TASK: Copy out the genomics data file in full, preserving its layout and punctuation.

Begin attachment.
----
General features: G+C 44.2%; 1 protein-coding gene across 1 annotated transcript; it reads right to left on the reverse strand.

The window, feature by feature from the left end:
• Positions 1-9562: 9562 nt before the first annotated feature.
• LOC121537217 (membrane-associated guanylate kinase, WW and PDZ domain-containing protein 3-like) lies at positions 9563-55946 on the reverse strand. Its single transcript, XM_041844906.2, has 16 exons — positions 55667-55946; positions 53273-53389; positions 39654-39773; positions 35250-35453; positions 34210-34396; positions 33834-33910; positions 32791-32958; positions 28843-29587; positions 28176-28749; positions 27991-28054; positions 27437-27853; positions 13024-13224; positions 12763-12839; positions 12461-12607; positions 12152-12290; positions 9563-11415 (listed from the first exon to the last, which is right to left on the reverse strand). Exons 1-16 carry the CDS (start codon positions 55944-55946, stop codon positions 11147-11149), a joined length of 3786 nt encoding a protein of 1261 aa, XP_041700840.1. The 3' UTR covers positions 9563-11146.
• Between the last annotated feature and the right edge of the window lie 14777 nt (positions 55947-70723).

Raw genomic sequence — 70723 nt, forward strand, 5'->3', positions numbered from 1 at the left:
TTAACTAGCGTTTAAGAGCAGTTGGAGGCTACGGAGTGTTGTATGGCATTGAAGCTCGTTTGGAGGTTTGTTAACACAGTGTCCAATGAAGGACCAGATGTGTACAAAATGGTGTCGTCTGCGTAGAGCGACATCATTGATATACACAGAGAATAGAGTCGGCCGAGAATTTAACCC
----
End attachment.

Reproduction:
General features: G+C 44.2%; 1 protein-coding gene across 1 annotated transcript; it reads right to left on the reverse strand.

The window, feature by feature from the left end:
• Positions 1-9562: 9562 nt before the first annotated feature.
• LOC121537217 (membrane-associated guanylate kinase, WW and PDZ domain-containing protein 3-like) lies at positions 9563-55946 on the reverse strand. Its single transcript, XM_041844906.2, has 16 exons — positions 55667-55946; positions 53273-53389; positions 39654-39773; positions 35250-35453; positions 34210-34396; positions 33834-33910; positions 32791-32958; positions 28843-29587; positions 28176-28749; positions 27991-28054; positions 27437-27853; positions 13024-13224; positions 12763-12839; positions 12461-12607; positions 12152-12290; positions 9563-11415 (listed from the first exon to the last, which is right to left on the reverse strand). Exons 1-16 carry the CDS (start codon positions 55944-55946, stop codon positions 11147-11149), a joined length of 3786 nt encoding a protein of 1261 aa, XP_041700840.1. The 3' UTR covers positions 9563-11146.
• Between the last annotated feature and the right edge of the window lie 14777 nt (positions 55947-70723).

Raw genomic sequence — 70723 nt, forward strand, 5'->3', positions numbered from 1 at the left:
TTAACTAGCGTTTAAGAGCAGTTGGAGGCTACGGAGTGTTGTATGGCATTGAAGCTCGTTTGGAGGTTTGTTAACACAGTGTCCAATGAAGGACCAGATGTGTACAAAATGGTGTCGTCTGCGTAGAGCGACATCATTGATATACACAGAGAATAGAGTCGGCCGAGAATTTAACCC